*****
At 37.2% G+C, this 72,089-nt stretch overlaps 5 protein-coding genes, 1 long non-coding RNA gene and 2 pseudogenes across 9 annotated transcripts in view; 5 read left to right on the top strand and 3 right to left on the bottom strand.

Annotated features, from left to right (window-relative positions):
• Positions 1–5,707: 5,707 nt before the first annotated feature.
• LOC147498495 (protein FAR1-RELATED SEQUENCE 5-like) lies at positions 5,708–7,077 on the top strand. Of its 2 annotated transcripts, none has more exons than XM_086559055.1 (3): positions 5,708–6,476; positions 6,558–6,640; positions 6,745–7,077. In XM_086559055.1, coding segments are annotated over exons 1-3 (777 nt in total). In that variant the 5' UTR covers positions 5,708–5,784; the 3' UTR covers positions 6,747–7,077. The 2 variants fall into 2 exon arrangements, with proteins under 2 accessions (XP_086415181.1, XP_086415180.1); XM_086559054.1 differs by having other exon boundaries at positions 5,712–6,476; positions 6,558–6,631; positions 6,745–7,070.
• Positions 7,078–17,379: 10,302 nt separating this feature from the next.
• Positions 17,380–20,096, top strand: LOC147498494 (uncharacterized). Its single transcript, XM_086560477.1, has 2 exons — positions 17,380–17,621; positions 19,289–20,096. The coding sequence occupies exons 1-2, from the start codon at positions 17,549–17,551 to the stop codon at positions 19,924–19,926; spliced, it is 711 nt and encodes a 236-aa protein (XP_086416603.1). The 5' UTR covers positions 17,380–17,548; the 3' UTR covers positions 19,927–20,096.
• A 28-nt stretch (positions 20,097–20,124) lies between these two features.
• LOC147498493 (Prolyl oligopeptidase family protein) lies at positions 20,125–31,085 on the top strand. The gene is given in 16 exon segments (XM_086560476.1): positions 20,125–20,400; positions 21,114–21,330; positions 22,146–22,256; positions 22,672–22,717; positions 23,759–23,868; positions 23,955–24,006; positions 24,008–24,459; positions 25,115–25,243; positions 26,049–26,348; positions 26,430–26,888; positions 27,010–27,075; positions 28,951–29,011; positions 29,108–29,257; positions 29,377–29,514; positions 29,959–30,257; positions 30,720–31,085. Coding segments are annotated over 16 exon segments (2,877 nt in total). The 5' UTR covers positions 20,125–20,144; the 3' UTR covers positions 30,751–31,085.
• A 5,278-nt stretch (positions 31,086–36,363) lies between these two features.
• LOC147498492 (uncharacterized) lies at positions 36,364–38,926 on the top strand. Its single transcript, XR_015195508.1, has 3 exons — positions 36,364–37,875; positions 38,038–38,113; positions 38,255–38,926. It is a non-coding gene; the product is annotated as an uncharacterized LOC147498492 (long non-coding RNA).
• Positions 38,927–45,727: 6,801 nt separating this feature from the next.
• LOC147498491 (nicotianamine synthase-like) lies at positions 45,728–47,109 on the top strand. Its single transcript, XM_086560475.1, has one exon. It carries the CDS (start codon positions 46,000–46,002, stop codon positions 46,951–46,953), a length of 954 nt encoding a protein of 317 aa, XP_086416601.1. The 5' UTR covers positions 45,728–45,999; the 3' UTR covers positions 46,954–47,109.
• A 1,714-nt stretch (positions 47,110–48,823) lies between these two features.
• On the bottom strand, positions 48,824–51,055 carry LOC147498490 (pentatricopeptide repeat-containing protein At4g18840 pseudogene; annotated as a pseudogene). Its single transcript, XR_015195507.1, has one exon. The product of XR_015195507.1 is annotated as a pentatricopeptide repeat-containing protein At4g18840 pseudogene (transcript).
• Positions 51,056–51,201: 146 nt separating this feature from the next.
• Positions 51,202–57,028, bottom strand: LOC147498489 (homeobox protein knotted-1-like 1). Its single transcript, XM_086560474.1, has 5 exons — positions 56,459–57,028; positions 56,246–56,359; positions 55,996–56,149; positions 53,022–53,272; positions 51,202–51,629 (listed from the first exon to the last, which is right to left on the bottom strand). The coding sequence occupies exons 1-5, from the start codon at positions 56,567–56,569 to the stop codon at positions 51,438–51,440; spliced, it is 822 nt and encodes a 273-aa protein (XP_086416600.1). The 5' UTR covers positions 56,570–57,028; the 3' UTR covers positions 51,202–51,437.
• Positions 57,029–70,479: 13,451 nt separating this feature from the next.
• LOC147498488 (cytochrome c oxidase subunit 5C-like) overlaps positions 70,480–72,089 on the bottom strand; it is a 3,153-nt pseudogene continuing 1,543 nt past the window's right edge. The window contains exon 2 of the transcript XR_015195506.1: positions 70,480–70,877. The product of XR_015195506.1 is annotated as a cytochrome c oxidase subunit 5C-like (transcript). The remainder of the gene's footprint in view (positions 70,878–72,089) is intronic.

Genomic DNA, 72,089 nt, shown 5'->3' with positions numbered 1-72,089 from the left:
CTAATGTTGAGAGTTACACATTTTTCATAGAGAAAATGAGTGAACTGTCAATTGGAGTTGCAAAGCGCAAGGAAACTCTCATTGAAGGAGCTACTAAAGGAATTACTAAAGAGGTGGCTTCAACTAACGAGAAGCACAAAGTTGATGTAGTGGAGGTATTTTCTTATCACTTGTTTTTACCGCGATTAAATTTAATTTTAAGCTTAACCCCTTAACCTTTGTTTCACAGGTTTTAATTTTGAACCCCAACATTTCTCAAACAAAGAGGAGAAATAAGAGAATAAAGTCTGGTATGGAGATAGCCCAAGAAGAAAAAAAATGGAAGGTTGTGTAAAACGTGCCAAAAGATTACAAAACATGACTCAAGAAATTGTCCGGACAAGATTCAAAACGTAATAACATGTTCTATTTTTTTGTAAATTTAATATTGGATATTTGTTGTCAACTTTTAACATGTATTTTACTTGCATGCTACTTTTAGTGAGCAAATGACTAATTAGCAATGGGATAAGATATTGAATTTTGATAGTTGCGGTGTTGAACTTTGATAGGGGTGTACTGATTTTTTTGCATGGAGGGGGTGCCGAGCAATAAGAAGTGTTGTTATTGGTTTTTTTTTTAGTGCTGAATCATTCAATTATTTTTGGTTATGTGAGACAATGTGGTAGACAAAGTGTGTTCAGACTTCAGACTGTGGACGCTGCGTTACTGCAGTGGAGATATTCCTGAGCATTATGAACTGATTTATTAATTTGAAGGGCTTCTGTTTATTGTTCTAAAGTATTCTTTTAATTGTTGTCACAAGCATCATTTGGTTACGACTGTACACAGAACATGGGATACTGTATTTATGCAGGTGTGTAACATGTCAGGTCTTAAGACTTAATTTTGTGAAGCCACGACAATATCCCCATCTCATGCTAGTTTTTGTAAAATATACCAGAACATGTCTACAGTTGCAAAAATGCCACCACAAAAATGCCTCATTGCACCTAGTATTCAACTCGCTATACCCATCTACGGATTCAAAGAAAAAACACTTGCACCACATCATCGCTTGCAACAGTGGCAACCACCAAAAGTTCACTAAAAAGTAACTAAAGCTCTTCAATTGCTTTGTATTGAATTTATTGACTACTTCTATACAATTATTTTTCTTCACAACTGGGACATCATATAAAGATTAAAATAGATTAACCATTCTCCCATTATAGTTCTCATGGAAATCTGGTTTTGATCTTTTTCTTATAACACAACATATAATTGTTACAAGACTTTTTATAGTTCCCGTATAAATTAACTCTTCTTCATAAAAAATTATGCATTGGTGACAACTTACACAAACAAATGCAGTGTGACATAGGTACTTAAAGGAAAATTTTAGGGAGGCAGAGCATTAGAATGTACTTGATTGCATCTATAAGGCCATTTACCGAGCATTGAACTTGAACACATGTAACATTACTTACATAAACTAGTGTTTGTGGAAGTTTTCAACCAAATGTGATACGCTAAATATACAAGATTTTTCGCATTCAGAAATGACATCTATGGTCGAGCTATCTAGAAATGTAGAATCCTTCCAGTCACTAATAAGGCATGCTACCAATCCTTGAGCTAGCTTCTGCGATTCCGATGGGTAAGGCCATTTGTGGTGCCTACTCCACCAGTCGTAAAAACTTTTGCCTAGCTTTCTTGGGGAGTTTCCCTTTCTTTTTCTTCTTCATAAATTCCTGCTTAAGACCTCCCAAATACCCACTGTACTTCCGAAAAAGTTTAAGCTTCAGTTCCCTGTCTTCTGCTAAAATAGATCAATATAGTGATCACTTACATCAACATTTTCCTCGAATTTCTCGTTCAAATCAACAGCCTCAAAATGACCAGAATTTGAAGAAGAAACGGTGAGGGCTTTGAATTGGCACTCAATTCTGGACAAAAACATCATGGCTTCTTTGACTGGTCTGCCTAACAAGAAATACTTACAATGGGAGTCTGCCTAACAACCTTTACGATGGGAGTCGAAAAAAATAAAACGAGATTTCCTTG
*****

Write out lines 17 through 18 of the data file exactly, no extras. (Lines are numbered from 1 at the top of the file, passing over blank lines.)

• Positions 57,029–70,479: 13,451 nt separating this feature from the next.
• LOC147498488 (cytochrome c oxidase subunit 5C-like) overlaps positions 70,480–72,089 on the bottom strand; it is a 3,153-nt pseudogene continuing 1,543 nt past the window's right edge. The window contains exon 2 of the transcript XR_015195506.1: positions 70,480–70,877. The product of XR_015195506.1 is annotated as a cytochrome c oxidase subunit 5C-like (transcript). The remainder of the gene's footprint in view (positions 70,878–72,089) is intronic.